New advances on critical implications of tumor- and metastasis-initiating cells in cancer progression, treatment resistance and disease recurrence.
Accumulating lines of experimental evidence have revealed that the malignant transformation of multipotent tissue-resident adult stem/progenitor cells into cancer stem/progenitor cells endowed with a high self-renewal capacity and aberrant multilineage differentiation potential may be at origin of the most types of human aggressive and recurrent cancers. Based on new cancer stem/progenitor cell concepts of carcinogenesis, it is suggested that a small subpopulation of highly tumorigenic and migrating cancer stem/progenitor cells, also designated as cancer- and metastasis-initiating cells, can provide critical roles for primary tumor growth, metastases at distant tissues and organs, treatment resistance and disease relapse. Particularly, cancer initiation and progression to locally invasive and metastatic stages is often associated with a persistent activation of distinct developmental signaling pathways in these immature cells during epithelial-mesenchymal transition program. The signaling cascades that are often deregulated in cancer stem/progenitor cells include hedgehog, epidermal growth factor receptor (EGFR), Wnt/beta-catenin, NOTCH, polycomb gene product BMI-1 and/or stromal cell-derived factor-1 (SDF-1)/CXC chemokine receptor 4 (CXCR4). Importantly, the results from recent investigations have also indicated that different cancer subtypes may harbor distinct subsets and/or number of cancer-initiating cells during cancer progression as well as before or after therapy initiation and disease recurrence. Therefore, the identification of the molecular transforming events that frequently occur in cancer- and metastasis-initiating cells versus their differentiated progenies is of immense interest to develop new targeting approach for improving current therapies against aggressive, metastatic, recurrent and lethal cancers.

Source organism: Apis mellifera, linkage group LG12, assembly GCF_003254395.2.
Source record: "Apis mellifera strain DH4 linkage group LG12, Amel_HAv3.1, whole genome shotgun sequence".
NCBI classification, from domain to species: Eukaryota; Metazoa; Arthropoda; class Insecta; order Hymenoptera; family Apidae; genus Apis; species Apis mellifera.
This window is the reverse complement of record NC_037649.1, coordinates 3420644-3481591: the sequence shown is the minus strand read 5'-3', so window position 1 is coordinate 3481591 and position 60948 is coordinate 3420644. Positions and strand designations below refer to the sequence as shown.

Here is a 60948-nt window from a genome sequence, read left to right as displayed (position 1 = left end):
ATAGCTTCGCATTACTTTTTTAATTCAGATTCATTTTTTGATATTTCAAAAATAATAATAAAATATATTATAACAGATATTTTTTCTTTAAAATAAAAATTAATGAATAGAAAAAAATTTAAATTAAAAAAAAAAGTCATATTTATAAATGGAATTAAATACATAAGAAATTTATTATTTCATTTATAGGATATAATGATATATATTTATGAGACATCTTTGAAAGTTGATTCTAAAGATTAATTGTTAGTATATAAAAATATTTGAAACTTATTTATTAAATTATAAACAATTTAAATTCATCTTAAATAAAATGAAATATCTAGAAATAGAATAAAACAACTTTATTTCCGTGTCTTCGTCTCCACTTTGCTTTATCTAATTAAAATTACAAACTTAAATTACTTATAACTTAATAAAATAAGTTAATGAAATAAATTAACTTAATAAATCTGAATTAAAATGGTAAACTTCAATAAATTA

- Batra SK
- Mimeault M